In 1980, Skip Parsons' Riverboat Jazz Band was hired by ABC to perform at several venues during the Winter Olympics in Lake Placid. Submitted photo
Bethlehem resident Skip Parsons has enjoyed many highlights during his 60-year music career with his Riverboat Jazz Band and Clarinet Marmalade.
But one moment sticks out for the 80-year-old — the time he and his group became ABC’s official band for its 1980 Winter Olympics broadcasts from Lake Placid.
For nearly two weeks, Parsons’ Riverboat Jazz Band played at several venues around the village, and even got the chance to kick off the first broadcast from the top of Whiteface Mountain.
As Parsons recalled, the band wasn’t even fully assembled when the request came in from the network producer.
“We couldn’t get everybody up there because of the credentials and the security and all that stuff,” said Parsons. “So it’s 11 o’clock at night and I’m in … Marvin Bayer’s office, and he was the chief honcho there. And he said, ‘We’re going to have you up there to start the Olympics up on Whiteface Mountain tomorrow morning at 7 o’clock.’ And I said to him, ‘We’ve got a problem. I only have three of us here. We still got three more guys down in the Albany area.’ He said, ‘Who are they?’ I give him a name, he said ‘What’s his address?’ And there’s a guy walking by the door. He says, ‘Hey Sam’ — or whatever he called him — ‘take this over to George and send a bus down to Albany to pick these guys up.’ Just like that, they went down in the middle of the night, picked those other three people up, and the next morning we were on Whiteface Mountain.”
The original plan had the Riverboat Jazz Band performing on a horse-drawn flat bed stage, but it was nixed when the police told them everyone needed credentials—including the horses.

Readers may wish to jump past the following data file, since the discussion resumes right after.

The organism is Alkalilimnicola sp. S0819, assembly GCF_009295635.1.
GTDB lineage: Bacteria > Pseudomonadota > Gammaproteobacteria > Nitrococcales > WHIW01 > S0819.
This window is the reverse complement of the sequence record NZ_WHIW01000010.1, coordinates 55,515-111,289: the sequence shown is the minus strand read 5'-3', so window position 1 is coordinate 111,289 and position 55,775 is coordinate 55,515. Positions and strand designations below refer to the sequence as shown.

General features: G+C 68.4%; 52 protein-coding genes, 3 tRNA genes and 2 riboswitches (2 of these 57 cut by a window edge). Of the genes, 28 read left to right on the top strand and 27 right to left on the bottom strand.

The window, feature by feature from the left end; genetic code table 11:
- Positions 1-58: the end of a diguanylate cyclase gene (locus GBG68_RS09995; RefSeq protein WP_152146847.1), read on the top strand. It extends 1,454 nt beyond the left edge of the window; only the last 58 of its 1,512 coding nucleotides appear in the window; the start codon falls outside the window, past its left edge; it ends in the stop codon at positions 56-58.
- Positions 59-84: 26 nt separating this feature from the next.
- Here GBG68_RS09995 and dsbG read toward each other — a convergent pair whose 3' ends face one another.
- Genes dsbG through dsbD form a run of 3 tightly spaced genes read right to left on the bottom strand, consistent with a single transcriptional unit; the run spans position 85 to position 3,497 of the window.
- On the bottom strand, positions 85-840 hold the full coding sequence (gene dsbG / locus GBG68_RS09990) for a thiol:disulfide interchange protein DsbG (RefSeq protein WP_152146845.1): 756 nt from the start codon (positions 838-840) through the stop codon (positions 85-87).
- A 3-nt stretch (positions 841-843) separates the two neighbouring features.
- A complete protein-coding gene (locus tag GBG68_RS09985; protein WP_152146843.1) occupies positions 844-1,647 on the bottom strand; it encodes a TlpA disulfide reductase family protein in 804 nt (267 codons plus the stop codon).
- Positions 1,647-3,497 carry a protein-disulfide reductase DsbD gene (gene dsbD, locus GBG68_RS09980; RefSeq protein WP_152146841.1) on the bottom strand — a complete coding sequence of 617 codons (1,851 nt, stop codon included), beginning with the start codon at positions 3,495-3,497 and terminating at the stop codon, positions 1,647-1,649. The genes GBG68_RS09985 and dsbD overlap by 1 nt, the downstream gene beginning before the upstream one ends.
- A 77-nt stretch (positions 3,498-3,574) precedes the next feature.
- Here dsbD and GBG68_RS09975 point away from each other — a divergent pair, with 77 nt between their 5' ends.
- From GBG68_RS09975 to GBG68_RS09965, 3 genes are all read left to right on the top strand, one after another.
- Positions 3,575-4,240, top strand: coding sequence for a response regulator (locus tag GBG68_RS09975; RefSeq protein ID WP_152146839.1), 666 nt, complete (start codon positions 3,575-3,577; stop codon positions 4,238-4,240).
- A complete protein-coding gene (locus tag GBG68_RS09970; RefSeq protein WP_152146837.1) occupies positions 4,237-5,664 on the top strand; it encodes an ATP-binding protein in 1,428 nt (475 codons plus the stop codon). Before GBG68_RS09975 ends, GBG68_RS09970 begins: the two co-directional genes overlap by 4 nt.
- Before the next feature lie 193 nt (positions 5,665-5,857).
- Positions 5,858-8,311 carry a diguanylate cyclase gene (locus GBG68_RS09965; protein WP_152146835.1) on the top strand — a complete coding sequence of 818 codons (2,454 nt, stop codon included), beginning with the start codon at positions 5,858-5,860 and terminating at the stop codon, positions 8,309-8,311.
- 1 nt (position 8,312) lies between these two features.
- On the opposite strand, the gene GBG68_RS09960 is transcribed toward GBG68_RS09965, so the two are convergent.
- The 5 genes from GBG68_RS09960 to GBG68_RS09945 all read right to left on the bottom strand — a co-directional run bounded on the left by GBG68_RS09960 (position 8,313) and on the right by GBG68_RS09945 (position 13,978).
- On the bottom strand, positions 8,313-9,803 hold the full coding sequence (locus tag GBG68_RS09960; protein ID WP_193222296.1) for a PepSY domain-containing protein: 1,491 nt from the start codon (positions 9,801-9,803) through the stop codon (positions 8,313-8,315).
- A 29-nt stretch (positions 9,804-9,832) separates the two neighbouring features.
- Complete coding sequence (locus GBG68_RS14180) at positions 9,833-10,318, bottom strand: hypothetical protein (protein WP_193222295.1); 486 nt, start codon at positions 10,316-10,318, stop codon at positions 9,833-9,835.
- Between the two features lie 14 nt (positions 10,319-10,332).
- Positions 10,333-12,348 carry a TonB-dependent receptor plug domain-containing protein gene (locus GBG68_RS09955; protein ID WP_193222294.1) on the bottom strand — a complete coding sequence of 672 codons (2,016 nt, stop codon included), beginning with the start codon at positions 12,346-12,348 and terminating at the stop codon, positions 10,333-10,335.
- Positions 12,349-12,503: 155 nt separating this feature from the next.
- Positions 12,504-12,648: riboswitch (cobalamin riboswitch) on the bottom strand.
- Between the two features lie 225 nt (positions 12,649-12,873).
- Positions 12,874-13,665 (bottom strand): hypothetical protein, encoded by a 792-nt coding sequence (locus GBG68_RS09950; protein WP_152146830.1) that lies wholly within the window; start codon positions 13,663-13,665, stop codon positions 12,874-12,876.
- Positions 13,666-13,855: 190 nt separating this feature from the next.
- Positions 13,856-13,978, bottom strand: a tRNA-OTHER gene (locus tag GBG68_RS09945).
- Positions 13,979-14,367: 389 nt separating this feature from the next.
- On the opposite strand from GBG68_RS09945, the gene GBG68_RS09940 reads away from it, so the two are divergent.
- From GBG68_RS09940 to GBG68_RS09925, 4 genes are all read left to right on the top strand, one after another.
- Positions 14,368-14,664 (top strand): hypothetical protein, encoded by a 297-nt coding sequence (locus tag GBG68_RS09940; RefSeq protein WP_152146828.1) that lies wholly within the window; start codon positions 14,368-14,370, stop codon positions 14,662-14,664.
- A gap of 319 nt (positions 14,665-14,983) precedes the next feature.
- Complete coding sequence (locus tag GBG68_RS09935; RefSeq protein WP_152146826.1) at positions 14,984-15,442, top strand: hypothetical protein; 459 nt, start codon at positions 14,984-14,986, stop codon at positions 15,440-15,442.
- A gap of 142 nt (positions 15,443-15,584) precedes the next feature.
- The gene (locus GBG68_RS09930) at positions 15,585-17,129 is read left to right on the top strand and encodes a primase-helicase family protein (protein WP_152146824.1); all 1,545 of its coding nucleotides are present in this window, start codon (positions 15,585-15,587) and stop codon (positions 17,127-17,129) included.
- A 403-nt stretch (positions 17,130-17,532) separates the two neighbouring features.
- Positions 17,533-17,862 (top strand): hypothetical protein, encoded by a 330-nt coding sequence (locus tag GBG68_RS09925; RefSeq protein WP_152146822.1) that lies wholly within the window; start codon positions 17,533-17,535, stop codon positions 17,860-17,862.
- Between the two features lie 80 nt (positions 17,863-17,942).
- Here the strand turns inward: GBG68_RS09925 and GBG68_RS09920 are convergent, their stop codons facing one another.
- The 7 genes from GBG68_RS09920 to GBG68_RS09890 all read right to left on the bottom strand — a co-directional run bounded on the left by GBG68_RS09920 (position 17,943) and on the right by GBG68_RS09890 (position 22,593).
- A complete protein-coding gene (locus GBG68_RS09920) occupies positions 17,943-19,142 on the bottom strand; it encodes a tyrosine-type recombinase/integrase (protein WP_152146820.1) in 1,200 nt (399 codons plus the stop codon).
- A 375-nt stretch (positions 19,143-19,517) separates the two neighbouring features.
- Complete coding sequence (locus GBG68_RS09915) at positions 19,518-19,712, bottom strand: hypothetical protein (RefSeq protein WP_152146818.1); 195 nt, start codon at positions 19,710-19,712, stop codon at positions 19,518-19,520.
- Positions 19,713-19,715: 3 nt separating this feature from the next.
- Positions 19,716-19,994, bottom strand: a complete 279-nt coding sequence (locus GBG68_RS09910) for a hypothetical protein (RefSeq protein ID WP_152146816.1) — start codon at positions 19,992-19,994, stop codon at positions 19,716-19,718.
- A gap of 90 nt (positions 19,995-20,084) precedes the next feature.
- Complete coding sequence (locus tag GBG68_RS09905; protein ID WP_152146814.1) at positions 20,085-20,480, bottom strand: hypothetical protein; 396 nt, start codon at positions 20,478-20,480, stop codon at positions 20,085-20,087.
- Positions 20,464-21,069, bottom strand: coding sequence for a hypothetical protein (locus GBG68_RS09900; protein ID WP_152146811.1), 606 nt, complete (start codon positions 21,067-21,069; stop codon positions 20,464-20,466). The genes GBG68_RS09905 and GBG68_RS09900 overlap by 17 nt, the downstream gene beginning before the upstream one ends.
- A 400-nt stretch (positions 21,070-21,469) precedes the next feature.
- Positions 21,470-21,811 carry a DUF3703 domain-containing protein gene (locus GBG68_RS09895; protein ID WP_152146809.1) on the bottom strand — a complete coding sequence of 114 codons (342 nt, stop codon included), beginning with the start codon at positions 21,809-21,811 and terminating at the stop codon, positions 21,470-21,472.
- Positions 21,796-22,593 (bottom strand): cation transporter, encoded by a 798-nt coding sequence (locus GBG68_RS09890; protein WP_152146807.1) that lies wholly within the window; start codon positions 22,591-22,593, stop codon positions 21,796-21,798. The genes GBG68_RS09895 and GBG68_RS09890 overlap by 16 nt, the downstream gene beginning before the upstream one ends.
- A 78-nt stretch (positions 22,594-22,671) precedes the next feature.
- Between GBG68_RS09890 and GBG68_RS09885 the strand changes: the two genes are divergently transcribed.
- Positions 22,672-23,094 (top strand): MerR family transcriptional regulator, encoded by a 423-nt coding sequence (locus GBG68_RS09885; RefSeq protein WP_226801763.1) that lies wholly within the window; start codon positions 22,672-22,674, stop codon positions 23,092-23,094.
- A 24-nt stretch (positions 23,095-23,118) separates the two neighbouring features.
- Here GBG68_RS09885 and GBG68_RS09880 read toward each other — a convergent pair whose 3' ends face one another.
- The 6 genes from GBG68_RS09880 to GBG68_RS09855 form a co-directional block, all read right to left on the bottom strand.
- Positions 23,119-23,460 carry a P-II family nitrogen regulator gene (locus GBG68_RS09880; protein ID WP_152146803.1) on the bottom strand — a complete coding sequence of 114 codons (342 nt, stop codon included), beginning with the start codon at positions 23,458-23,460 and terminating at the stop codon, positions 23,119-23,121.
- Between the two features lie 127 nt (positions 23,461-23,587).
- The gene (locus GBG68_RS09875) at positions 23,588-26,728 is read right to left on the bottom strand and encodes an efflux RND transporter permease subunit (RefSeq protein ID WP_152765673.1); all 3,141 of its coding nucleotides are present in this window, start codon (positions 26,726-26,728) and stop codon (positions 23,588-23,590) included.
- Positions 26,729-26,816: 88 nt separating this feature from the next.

“So, the broadcast people said to me, ‘We’ve got another plan.’ They put us on this (tractor), went to the top of Whiteface Mountain, and that’s where we started the Olympics—in the snow,” said Parsons. “We set up to play … the women’s downhill was supposed to be first. And we became the first thing on documentary tape in the Smithsonian Institute. They had across the front of Ernie’s tuba ‘1980 Winter Olympic Games, Lake Placid, New York.’ And they backed up, and there’s the band. And then they moved over to the women’s downhill.
“Stuff like that happened every day. Every day, something … just a miracle thing.”
And speaking of miracles, the Riverboat Jazz Band found itself in the middle of a wild celebration after the United States defeated the Soviet Union 4-3 in the “Miracle on Ice” hockey game.
“We were ready to leave (on the day the U.S. hockey team beat the Soviets) … and I get this phone call,” said Parsons. “Ed Lewi, who arranged that whole thing for us, was on the phone. He said, ‘Oh, you’re still here,’ and I said yeah. ‘Have you got a band?’ And I said, ‘I think so. We’re packing up.’ ‘Get down to the Olympic Arena. We might win the game.’ So we got down there, but it was so crowded that we couldn’t get in.
“So, we’re outside. I said, ‘Let’s stick it here for a little while. Maybe somebody will come around.’ And then all of a sudden, the doors flew open and they (the fans) come screaming. And I thought, well they must have won. Anyway, they came over and they tried to pick up Ernie (Belanger) with his sousaphone … and this was all on the front page of the New York Post the next day.”
Parsons hasn’t been part of any wild celebrations since that day in 1980, but he still feels the rush of playing Dixieland jazz wherever he goes.
To read the full feature about Skip Parsons, go to spotlightnews.com.
Associate editor/sports editor